From what I hear, Simon Cowell (producer of the show) is talking about making a movie about Susan, and she’s already been on a handful of talk shows.
Susan has a great story.
Buying decisions are largely emotional. Consumers buy what they want, not necessarily what they need. Compelling benefits (read reasons or rationalizations) provide the congruency required to justify a subconscious purchase decision. An engaging, believable story enhances this process.
2. Good landing pages talk, and talk, and talk
Susan Boyle wasn’t shy in her audition. In fact, if I recall correctly, she shook her hips at Simon a little bit at one point. We know that Susan’s never been married, never been kissed, has a cat named Pebbles, is almost 48, is currently unemployed and lives in a “collection of villages”.
Words work, they create involvement and they keep your attention.
Often someone involved with online marketing believes that “long copy doesn’t work on the Internet”—a myth we know to be patently false. In almost every A/B split we’ve tested— short vs. long—the long copy outperforms the short copy.
This works in dozens of different industries, both B2B and B2C. Especially in the B2B environment where products are more expensive, a short order flow with little detail is often not enough to convince a sale.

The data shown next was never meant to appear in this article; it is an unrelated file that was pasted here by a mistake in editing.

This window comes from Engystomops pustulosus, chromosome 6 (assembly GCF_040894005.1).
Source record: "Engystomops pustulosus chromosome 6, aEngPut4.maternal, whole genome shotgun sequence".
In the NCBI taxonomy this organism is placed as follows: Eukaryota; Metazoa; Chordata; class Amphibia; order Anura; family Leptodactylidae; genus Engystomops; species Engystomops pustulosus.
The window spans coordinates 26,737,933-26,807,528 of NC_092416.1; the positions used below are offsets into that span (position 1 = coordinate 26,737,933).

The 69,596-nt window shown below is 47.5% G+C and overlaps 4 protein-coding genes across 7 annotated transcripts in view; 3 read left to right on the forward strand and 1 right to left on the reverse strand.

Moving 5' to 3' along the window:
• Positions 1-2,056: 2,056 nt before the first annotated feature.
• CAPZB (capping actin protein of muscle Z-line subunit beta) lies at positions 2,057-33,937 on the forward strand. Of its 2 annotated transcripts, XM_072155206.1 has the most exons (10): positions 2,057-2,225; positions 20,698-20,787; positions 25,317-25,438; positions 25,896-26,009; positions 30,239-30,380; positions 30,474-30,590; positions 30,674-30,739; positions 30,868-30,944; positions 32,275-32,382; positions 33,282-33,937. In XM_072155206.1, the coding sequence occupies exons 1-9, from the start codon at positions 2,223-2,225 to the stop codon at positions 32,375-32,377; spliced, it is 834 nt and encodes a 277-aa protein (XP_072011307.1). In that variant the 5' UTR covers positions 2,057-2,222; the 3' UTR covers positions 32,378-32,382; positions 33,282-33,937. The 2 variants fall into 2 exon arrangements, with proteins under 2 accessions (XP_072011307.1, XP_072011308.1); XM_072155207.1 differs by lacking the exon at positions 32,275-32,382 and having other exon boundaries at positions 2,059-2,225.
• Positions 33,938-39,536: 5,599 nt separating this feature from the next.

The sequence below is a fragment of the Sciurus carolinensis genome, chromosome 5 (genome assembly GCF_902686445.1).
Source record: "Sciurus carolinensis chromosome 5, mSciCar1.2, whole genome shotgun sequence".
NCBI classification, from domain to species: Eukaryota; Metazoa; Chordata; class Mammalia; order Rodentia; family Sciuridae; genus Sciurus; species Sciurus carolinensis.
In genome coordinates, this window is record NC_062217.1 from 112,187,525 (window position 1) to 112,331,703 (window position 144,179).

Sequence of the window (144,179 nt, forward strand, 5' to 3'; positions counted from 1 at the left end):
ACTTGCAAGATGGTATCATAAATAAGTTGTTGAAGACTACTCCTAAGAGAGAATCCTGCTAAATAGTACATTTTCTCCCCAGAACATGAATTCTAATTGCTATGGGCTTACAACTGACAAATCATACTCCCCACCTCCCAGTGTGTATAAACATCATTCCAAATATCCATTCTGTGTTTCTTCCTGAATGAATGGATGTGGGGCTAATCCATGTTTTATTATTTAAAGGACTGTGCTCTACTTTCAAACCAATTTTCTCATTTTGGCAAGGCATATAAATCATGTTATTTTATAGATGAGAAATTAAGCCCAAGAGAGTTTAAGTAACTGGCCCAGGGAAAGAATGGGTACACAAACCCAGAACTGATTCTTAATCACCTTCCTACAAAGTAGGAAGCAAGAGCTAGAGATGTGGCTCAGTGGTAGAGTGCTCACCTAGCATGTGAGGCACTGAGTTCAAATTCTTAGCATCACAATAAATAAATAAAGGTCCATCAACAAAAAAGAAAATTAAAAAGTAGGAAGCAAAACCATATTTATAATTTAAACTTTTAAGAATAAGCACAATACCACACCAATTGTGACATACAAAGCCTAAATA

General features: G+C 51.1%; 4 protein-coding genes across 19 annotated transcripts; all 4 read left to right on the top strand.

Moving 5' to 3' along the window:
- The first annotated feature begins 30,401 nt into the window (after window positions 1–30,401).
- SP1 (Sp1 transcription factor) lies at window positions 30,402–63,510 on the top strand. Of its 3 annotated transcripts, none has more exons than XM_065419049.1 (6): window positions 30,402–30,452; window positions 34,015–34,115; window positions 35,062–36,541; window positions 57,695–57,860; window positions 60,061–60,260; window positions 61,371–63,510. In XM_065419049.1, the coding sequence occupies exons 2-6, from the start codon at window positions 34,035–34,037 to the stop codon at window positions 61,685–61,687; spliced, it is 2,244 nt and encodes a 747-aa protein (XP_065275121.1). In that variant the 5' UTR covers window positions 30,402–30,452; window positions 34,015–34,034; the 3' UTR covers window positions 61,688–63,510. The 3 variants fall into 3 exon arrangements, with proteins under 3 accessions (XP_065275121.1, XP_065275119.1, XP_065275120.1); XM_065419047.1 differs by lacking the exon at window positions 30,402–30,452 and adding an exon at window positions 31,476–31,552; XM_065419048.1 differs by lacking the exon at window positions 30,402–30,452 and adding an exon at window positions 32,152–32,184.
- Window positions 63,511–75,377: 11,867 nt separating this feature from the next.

3. Good landing pages aren’t over-complicated
Susan Boyle is no drama queen. She didn’t walk up on stage and tell the world that she was singing to get back at the bullies who used to laugh at her. She was simple, she told the world about herself.
When designing landing pages, never let the technology outshine the sales message. Don’t let your readers be so dazzled by the bells and whistles on your site that they forget to buy.
Use a video, but don’t just use a video (people learn in different ways). Use audio, but don’t just use audio. Add a “twitter this” button, but don’t make it the focus of your page.
Technology should be used to enhance the sales message, not to replace it.
4. Good landing pages are consistent